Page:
Future Bailouts Ruled Out by Senate

The Republicans and the Democrats are at loggerheads over various aspects of the new finance bill. But there is at least one thing that both wings have reached an agreement on. It has been agreed that there should not be any more bailouts of major financial institutions using the taxpayers’ money.

Last year, when there was a threat that a number of major banks and financial institutions might go out of business because of their own reckless lending and investments, billions of dollars of taxpayers’ money was used by the government to bail out these financial institutions. Later, many taxes and levies were introduced to recover the money spent on bailing out these financial institutions.

The new finance bill intends to establish a system in which the Treasury Department can take over and disintegrate those financial institutions that are on the brink of failure after it gets approval from a special panel of three judges of the Federal Bankruptcy Court in Delaware. The Treasury Secretary will have to prove that the bank, hedge fund or insurance company is in default or is about to default. After taking over the company, the FDIC will act as a receiver and it can sell the assets as well as liabilities of the company or manage the company until its sale is viable. The management would be removed and shareholders will be ousted.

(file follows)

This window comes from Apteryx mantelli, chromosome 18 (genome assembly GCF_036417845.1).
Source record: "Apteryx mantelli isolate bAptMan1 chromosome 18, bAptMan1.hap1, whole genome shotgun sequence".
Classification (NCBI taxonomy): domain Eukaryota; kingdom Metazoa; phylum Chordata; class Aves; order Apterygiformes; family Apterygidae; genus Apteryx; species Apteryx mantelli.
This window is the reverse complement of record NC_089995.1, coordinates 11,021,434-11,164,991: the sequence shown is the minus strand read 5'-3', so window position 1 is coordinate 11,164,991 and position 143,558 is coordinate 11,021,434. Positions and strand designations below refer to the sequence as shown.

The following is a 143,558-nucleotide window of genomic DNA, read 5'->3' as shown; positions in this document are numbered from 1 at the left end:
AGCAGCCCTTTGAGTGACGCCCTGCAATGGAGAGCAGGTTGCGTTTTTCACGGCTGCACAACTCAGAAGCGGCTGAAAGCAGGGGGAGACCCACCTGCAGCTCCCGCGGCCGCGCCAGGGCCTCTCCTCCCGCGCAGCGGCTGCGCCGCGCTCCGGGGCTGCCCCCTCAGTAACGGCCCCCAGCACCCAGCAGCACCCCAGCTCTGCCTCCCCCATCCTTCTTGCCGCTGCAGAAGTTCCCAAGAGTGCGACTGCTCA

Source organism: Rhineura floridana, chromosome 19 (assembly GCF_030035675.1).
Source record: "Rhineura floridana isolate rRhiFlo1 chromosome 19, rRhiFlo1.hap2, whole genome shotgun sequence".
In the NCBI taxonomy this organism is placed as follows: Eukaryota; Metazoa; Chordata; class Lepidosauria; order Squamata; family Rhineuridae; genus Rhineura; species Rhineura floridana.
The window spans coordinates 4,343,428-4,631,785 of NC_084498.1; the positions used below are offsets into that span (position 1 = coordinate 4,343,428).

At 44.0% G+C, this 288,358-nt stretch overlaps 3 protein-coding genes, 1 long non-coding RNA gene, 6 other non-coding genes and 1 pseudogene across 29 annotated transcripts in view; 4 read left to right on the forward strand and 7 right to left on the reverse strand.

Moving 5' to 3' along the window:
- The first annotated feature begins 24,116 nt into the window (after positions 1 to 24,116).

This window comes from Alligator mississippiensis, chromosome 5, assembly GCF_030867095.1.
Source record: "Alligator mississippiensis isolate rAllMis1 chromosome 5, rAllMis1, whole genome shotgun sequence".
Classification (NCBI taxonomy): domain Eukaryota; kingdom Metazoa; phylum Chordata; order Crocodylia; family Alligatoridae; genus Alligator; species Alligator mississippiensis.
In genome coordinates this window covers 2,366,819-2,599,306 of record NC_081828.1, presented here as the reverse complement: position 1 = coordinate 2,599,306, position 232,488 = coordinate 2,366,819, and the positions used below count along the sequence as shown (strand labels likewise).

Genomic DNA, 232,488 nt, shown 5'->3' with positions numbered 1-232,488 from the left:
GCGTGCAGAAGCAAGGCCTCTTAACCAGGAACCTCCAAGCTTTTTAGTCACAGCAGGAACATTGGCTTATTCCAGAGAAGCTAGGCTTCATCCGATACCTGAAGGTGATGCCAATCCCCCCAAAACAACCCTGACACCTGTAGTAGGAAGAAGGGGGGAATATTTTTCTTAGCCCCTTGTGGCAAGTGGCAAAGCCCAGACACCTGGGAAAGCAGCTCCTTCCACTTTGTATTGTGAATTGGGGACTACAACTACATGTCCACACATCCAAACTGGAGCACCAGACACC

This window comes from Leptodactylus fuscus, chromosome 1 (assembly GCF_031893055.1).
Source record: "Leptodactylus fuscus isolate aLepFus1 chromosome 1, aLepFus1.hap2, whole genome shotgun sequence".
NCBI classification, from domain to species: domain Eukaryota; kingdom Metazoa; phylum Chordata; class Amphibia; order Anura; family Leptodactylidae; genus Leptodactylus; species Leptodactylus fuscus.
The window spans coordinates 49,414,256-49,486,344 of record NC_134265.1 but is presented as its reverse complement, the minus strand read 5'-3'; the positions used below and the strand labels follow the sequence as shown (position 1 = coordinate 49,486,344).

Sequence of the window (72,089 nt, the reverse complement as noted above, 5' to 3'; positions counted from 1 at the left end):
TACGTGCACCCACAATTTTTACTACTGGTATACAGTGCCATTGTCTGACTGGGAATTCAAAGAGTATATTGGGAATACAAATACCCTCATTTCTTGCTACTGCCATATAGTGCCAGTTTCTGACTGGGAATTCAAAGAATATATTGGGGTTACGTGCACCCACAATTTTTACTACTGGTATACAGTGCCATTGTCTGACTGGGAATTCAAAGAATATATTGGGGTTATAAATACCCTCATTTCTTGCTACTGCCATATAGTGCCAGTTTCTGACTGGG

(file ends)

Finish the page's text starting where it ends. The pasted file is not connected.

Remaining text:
Instead of using taxpayers’ money, the new process will use the money collected as levies from the financial institutions, which will be kept in a fund.

This bill has been criticized by the Democrats because the proposed levies will only collect $50 billion, which they say will prove insufficient in a crisis where the failure of a systemically important institution will have a chain reaction leading to collapse of many more institutions. There is a general consensus that some additional levy should also be taken from institutions that are considered ‘too big to fail’ as they will be protected by government if they come close to failure. This charge is proposed to be levied only on those institutions who have assets worth more than $50 billion and who are systemically important.

Some people are of the opinion that there should be tougher measures than those suggested. There is a proposal for curbing risk taking and expansion of such institutions. The need to control big institutions that can bring the whole economy down has become imminent. The risk-taking behavior and increasing complications of these institutions make them a hazard to the whole economy. The question is whether the new bill will be enough to protect the economy from the recklessness of major financial institutions in future.

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